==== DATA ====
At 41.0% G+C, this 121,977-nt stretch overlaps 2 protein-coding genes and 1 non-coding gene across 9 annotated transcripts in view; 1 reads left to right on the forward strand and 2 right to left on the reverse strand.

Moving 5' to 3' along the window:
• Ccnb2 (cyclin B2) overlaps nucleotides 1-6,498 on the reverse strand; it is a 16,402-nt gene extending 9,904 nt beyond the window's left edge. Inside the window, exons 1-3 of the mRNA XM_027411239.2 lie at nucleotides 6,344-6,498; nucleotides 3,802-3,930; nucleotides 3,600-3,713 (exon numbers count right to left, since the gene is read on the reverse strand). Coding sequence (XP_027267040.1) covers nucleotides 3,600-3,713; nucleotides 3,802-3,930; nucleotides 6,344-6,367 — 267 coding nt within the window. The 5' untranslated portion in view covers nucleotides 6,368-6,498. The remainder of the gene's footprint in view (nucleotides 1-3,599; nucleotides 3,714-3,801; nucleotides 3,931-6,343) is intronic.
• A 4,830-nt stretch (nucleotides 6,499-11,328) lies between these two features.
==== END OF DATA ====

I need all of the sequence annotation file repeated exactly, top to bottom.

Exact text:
At 41.0% G+C, this 121,977-nt stretch overlaps 2 protein-coding genes and 1 non-coding gene across 9 annotated transcripts in view; 1 reads left to right on the forward strand and 2 right to left on the reverse strand.

Moving 5' to 3' along the window:
• Ccnb2 (cyclin B2) overlaps nucleotides 1-6,498 on the reverse strand; it is a 16,402-nt gene extending 9,904 nt beyond the window's left edge. Inside the window, exons 1-3 of the mRNA XM_027411239.2 lie at nucleotides 6,344-6,498; nucleotides 3,802-3,930; nucleotides 3,600-3,713 (exon numbers count right to left, since the gene is read on the reverse strand). Coding sequence (XP_027267040.1) covers nucleotides 3,600-3,713; nucleotides 3,802-3,930; nucleotides 6,344-6,367 — 267 coding nt within the window. The 5' untranslated portion in view covers nucleotides 6,368-6,498. The remainder of the gene's footprint in view (nucleotides 1-3,599; nucleotides 3,714-3,801; nucleotides 3,931-6,343) is intronic.
• A 4,830-nt stretch (nucleotides 6,499-11,328) lies between these two features.